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Putin: India-Pakistan Dispute Destabilizing Entire Sub-Continent - 2002-06-04


Russian President Vladimir Putin has stepped up diplomatic efforts to try to defuse the crisis between India and Pakistan over Kashmir. The latest developments are taking place on the sidelines of a regional security summit of 16 Asian nations in Almaty, Kazakhstan.

Mr. Putin said Pakistan's President Pervez Musharraf has given him "serious positive signals" on a resolution to the military standoff over Kashmir. His comments came as he finished a round of talks with President Musharraf and as he was beginning a meeting with Indian Prime Minister Atal Behari Vajpayee.

Mr. Putin has been trying to engineer a face-to-face meeting between the two men during the security summit in Almaty, but so far without success. Mr. Musharraf said he has accepted an invitation to come to Moscow but that a date has not been set. He said he did not know whether Mr. Vajpayee would be there.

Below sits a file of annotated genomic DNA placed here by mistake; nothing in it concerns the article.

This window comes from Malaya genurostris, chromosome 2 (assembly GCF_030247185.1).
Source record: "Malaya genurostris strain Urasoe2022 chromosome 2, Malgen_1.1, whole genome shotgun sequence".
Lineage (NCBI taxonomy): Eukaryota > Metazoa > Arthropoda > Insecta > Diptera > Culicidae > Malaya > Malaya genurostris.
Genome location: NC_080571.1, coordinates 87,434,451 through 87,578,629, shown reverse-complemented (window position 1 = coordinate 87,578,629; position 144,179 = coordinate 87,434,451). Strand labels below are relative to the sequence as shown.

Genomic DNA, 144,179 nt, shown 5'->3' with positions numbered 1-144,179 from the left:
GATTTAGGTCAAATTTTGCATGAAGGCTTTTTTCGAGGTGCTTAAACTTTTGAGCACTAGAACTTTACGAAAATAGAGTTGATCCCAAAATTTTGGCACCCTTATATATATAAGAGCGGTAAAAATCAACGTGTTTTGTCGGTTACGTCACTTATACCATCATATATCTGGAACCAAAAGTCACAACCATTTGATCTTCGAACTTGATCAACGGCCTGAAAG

Earlier in the day Tuesday, Mr. Putin described relations between the two nuclear-armed neighbors as "explosive" and a threat to security for the entire subcontinent.

At the summit, both countries continued to blame each other for the tensions. Prime Minister Vajpayee said that Pakistan had reneged on a promise to curb cross-border raids by Islamic militants in Indian-controlled Kashmir.

He said Mr. Musharraf promised in January not to allow any terrorist groups to use Pakistani territory. But, Mr. Vajpayee said, cross-border infiltration increased in the following months, and terrorist camps continue to exist in Pakistan.

For his part, President Musharraf said the people of South Asia are paying a heavy price for what he called India's refusal to resolve the Kashmir issue. Mr. Musharraf said the dispute must be resolved in accordance with U.N. resolutions and the wishes of the Kashmiri people.

The two countries have massed one million troops along their border since a December attack on the Indian parliament that New Delhi blames on Pakistan-based militants fighting for control of Indian-ruled Kashmir.

Meanwhile, other diplomatic efforts are underway to persuade India and Pakistan to pull back from the brink of war.

The United States is sending two high-level envoys to meet the Indian and Pakistani leaders. U.N. Secretary General Kofi Annan will meet with Russian President Putin in Moscow later this week to discuss the situation.

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